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Biogenic Gas Bubbles Produced within Soil Macropores
Simultaneous measurement of gas bubble size and CO2 concentration with VisiSens A3
Yuhong He, Cameron Proctor, and Alex Tong
Department of Geography and Planning, University of Toronto, Canada
Greenhouse gas measurements in wetlands note considerable spatial and temporal variability in biogenic gas bubbles, suggesting microscale heterogeneities influence formation and realease. However, traditional techniques can only measure volumes several orders of magnitude greater than individual gas bubbles. To inspect discrete bubbles in the laboratory and field, the VisiSens™ A3 system was utilized against gas bubbles from highly organic wetland soils. Biogenic bubbles from an anaerobically incubated soil core ranged in size from 0.02 - 2 mL and revealed a CO2 concentration range from 0.7 - 8.5 %, even between adjacent bubbles less than 5 cm apart. Biogenic gas bubbles associated with ebullition events from a stagnant pond could also be quantified by VisiSens™ A3 in the field, offering a unique opportunity to coincidentally record ebullition timing, size and CO2 concentration at previously unavailable fidelity.
Owing to the predominance of anaerobic conditions, wetlands are the strongest biogenic contributors to atmospheric emissions of greenhouse gases. Organic matter decomposes in saturated soil primarily through methanogenesis, generating methane, carbon dioxide, hydrogen sulphide and hydrogen as biogenic gases. Over time the gases accumulate forming a separate gas phase that eventually coalesces into bubbles trapped within the soil macropore spaces. Pressure changes can trigger the release of trapped bubbles, allowing the gases to escape past the sediment-atmosphere interface in an event known as ebullition. Understanding biogenic gas and ebullition processes is challenging because the scale at which the controlling variables are measurable (landscape to plot) is mismatched with the scale of biogenesis (microscale). Gradients in soil structure and composition have been implicated in influencing multiple biogenic gas processes such that gas concentrations in evolved bubbles are spatially heterogeneous. However, the strength of the relationship between explanatory variables and the build-up and release of gases within the soil matrix has not been quantified. Recently, there has been considerable interest in investigating biogenesis processes at microscale in order to explain the variability witnessed at larger scales. Traditional technologies provide little information on the distribution of gases in the soil at microscales and are therefore of little use in helping understand biogenic gas bubble dynamics. In contrast, the VisiSens™ system has no minimal sample volume and permits 2-dimensional visualization and development of CO2 concentration profiles from objects down to 20 µm. This novel technology may permit the examination of biogenic gas bubbles at scales previously unavailable. Our primary objective is to determine whether the VisiSens™ A3 system can assess individual biogenic gas bubbles and to utilize this system to examine their CO2 concentration conformity or heterogeneity in relation to variables such as bubble size, depth of bubble formation and proximity to sources of labile carbon. Our secondary objective is to assess the utility of the VisiSens™ A3 system for monitoring ebullition events in the field.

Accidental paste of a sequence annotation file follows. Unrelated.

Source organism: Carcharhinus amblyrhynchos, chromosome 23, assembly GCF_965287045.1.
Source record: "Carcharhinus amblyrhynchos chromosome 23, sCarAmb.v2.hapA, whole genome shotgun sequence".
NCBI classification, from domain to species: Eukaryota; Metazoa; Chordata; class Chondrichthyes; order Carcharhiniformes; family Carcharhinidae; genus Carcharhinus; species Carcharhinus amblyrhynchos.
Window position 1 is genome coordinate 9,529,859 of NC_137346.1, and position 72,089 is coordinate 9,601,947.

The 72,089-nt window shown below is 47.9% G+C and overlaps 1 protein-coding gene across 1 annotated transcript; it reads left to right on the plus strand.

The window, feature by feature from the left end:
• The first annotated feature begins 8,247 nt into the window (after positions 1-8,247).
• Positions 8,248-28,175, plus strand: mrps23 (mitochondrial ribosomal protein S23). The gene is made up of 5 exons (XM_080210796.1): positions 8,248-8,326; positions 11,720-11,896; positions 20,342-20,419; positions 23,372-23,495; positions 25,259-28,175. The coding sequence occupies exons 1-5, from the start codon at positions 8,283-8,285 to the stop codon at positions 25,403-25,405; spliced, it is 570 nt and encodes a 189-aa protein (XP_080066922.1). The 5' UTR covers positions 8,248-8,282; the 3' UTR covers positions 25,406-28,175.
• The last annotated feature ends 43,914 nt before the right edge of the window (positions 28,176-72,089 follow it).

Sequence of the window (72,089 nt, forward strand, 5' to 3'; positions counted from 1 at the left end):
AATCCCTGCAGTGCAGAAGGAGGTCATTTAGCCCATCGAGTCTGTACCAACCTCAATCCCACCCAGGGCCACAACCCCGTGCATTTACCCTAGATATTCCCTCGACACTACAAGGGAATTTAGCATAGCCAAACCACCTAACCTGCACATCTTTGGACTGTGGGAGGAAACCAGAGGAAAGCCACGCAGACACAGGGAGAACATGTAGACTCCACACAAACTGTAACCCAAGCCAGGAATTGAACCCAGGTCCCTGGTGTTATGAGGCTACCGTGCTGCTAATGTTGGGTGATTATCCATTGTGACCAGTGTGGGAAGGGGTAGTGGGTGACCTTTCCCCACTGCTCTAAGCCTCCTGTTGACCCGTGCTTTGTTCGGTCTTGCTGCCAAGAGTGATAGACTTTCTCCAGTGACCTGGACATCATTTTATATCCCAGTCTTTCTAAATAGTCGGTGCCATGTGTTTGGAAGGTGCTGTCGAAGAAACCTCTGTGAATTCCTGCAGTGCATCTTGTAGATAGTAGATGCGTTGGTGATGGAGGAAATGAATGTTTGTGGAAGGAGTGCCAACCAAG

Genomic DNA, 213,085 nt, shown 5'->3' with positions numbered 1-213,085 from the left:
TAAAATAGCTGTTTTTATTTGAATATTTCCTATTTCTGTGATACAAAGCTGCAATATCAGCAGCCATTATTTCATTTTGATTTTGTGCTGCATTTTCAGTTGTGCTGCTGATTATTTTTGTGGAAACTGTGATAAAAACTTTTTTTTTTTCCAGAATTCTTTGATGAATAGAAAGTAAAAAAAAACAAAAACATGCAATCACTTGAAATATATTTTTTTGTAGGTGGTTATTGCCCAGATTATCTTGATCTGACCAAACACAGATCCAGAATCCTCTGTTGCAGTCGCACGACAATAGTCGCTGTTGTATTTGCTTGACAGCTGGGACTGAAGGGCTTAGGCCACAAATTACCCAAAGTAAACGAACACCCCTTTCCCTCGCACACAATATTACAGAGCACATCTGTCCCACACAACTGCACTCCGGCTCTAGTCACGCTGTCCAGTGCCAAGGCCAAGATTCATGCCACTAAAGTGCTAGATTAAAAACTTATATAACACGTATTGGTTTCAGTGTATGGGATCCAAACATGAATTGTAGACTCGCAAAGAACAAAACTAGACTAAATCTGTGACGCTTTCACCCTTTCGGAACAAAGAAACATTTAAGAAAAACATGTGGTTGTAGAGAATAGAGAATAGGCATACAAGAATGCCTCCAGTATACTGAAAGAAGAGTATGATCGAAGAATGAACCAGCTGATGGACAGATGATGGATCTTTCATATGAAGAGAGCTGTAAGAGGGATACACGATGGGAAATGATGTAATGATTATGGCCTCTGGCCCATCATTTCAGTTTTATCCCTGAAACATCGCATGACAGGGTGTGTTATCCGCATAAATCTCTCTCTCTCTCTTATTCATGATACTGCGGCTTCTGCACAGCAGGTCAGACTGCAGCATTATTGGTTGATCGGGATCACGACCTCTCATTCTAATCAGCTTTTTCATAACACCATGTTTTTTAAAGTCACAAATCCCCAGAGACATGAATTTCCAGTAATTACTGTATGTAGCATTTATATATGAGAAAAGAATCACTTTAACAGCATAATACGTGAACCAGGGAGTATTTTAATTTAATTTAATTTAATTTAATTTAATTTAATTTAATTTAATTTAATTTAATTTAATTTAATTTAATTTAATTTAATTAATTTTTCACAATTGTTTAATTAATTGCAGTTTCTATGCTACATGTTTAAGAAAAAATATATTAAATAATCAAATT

Materials & Methods